Objective: In developing countries, supervision is a widely recognized strategy for improving health worker performance; and anecdotally, maintaining regular, high-quality supervision is difficult. However, remarkably little research has explored in depth why supervision is so challenging.
Methods: In the context of a trial to improve health worker adherence to Integrated Management of Childhood Illness (IMCI) guidelines and strengthen supervision in southeastern Benin, we used record reviews, focus group discussions, key informant interviews, and cross-sectional surveys to examine the supervision process.
Findings: Initially, little IMCI supervision occurred. The frequency increased substantially after implementing a series of workshops, but then deteriorated. Quantitative and qualitative data revealed obstacles to supervision at multiple levels of the health system. Based on supervisors' opinions, the main problems were: poor coordination; inadequate management skills and ineffective management teams; a lack of motivation; problems related to decentralization; health workers sometimes resisting IMCI implementation; and less priority given to IMCI supervision because of incentives for non-supervision activities, a lack of leadership, and an expectation of integrated supervision. To this list, based on our observations, we add: the increasing supervision workload, time required for non-supervision activities, project interventions not always being implemented as planned, and the loss of particularly effective supervisors. In terms of correctly completing steps of the supervision process, the quality of supervision was generally good.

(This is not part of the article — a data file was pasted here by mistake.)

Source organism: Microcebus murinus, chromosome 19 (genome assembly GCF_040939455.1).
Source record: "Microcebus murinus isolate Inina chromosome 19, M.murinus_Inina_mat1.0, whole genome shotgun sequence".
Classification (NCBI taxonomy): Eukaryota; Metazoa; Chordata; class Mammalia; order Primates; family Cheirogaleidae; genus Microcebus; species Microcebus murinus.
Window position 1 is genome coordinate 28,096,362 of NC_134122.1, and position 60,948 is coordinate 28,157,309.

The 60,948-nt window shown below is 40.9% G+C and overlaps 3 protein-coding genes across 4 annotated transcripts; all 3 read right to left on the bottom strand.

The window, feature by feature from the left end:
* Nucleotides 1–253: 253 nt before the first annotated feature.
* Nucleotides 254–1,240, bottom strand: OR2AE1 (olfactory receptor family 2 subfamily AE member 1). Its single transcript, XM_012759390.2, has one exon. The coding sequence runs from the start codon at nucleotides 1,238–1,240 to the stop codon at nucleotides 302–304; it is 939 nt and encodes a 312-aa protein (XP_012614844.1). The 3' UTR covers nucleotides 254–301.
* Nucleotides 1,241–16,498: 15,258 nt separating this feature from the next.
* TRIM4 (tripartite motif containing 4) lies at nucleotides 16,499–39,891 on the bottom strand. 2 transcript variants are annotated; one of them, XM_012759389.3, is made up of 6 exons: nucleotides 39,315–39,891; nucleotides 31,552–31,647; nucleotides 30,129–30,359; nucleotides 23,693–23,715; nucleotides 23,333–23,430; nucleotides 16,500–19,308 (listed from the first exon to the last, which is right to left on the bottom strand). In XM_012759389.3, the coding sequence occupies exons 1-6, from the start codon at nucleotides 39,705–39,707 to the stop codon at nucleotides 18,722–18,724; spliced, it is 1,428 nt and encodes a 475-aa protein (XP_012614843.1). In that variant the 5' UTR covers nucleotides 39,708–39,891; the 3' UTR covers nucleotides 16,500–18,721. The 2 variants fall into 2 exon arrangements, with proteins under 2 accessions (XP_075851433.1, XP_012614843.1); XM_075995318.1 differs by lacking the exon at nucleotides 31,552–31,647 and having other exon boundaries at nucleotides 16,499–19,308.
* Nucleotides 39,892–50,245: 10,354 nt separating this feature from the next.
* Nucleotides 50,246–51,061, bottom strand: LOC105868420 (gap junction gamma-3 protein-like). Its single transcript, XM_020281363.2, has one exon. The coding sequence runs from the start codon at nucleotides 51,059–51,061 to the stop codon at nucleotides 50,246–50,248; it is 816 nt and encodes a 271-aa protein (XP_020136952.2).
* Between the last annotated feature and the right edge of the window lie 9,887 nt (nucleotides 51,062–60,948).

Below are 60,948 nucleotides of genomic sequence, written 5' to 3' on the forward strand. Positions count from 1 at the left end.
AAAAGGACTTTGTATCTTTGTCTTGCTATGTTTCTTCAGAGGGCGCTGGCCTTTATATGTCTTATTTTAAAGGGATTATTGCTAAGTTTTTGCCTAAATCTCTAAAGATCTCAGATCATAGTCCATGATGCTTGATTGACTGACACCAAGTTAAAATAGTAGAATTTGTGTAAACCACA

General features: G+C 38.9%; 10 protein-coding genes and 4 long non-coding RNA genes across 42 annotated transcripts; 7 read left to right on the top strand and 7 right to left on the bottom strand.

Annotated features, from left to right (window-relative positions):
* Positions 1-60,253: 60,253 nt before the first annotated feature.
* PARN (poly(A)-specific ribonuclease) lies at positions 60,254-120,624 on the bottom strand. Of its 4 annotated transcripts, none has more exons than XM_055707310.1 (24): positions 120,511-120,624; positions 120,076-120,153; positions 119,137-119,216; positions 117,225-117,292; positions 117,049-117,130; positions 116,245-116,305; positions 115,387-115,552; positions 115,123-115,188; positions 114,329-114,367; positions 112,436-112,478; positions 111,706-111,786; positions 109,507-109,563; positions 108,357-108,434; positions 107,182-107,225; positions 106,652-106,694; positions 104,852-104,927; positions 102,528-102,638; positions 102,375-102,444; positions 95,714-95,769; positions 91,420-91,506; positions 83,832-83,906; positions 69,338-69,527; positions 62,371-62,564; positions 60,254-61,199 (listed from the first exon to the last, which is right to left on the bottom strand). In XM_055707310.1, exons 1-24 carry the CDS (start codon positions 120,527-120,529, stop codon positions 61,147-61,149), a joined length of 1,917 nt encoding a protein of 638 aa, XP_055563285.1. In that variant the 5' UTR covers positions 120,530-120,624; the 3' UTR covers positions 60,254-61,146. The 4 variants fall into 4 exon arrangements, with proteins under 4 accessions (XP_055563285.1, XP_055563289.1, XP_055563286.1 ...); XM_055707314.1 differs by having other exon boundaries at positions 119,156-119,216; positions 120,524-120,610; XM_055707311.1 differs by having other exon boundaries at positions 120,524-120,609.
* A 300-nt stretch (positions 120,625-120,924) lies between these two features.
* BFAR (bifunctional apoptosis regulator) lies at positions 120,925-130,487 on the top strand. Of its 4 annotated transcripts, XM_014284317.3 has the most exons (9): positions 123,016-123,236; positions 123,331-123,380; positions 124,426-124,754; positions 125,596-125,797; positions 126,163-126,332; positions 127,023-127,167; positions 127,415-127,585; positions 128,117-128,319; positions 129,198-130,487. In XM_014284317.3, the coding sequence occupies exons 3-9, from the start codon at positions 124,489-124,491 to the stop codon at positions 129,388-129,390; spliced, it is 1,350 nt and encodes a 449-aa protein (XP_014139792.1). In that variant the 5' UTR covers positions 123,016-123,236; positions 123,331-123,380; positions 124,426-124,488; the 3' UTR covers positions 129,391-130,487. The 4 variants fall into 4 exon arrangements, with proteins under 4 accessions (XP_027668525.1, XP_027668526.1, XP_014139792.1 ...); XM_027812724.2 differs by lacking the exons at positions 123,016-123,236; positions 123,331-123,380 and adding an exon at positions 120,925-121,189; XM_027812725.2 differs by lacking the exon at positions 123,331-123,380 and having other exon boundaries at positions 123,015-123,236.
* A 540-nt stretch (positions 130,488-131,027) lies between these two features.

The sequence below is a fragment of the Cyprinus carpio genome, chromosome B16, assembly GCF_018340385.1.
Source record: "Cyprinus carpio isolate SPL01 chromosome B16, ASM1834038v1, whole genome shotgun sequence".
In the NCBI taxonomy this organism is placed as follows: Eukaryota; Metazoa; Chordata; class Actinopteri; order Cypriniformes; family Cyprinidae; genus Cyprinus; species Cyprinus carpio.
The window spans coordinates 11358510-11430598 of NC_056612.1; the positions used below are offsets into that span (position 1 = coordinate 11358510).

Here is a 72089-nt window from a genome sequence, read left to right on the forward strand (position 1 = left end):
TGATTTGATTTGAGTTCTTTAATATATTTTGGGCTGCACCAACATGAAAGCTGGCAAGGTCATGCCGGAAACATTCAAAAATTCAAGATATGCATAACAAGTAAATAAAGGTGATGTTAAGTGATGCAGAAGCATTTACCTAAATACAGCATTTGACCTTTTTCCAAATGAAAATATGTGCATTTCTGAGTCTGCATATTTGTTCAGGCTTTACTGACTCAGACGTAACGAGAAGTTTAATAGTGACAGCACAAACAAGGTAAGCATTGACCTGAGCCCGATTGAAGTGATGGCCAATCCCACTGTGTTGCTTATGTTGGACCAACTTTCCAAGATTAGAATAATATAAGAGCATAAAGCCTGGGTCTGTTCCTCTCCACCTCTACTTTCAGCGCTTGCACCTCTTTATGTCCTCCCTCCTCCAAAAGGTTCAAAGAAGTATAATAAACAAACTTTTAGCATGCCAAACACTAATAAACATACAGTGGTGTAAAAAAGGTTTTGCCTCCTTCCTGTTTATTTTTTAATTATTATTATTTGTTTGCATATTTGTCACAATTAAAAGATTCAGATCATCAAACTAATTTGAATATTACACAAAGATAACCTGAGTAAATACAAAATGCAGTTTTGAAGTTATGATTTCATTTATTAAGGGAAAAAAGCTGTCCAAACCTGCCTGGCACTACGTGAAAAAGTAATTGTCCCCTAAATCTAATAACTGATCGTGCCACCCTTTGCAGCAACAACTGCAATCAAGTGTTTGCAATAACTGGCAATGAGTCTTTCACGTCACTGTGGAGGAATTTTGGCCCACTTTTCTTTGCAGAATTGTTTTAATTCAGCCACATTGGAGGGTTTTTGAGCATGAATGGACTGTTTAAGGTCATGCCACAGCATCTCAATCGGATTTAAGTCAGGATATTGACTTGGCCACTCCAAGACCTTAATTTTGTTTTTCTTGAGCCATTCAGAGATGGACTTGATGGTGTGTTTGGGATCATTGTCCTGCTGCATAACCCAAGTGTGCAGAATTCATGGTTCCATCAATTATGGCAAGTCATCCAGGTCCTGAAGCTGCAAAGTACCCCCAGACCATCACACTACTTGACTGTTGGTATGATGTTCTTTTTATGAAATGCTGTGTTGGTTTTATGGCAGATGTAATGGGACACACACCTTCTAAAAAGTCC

Conclusions: Managers should monitor supervision, understand the evolving influences on supervision, and use their resources and authority to both promote supervision and remove impediments to supervision. Support from leaders can be crucial, thus donors and politicians should help make supervision a true priority. As with front-line clinicians, supervisors are health workers who need support. We emphasize the importance of research to identify effective and affordable strategies for improving supervision frequency and quality. (ClinicalTrials.gov number NCT00510679).